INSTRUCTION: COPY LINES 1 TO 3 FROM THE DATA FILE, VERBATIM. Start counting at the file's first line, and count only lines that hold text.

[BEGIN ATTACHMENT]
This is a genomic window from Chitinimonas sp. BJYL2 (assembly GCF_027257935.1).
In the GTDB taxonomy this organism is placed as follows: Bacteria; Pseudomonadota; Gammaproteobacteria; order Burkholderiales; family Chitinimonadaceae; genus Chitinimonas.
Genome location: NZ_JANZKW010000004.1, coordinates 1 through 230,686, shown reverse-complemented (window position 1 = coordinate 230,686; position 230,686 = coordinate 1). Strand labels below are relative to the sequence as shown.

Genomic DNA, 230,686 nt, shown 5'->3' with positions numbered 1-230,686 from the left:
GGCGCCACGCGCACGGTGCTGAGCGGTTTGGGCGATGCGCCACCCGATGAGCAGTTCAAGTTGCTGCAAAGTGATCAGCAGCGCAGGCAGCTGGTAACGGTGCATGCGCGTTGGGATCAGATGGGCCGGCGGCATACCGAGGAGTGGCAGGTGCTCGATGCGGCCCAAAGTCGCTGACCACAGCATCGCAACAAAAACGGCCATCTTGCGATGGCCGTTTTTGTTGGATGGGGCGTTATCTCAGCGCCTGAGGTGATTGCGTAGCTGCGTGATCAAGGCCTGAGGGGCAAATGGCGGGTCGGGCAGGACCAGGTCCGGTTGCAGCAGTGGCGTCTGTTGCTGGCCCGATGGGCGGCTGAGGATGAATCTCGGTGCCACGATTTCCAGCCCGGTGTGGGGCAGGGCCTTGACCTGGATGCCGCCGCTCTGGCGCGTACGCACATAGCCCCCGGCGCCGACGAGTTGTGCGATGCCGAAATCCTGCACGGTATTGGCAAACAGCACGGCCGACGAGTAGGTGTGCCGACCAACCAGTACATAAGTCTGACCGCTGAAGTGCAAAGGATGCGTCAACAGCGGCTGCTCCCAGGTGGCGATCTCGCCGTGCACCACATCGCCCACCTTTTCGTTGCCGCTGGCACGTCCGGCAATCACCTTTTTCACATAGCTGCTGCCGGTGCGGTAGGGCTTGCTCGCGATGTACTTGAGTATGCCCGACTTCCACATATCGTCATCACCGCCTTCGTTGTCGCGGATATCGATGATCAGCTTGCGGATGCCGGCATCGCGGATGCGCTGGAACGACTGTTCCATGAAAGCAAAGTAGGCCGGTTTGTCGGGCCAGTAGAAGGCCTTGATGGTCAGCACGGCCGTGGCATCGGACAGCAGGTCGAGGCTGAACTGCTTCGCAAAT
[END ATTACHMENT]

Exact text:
This is a genomic window from Chitinimonas sp. BJYL2 (assembly GCF_027257935.1).
In the GTDB taxonomy this organism is placed as follows: Bacteria; Pseudomonadota; Gammaproteobacteria; order Burkholderiales; family Chitinimonadaceae; genus Chitinimonas.
Genome location: NZ_JANZKW010000004.1, coordinates 1 through 230,686, shown reverse-complemented (window position 1 = coordinate 230,686; position 230,686 = coordinate 1). Strand labels below are relative to the sequence as shown.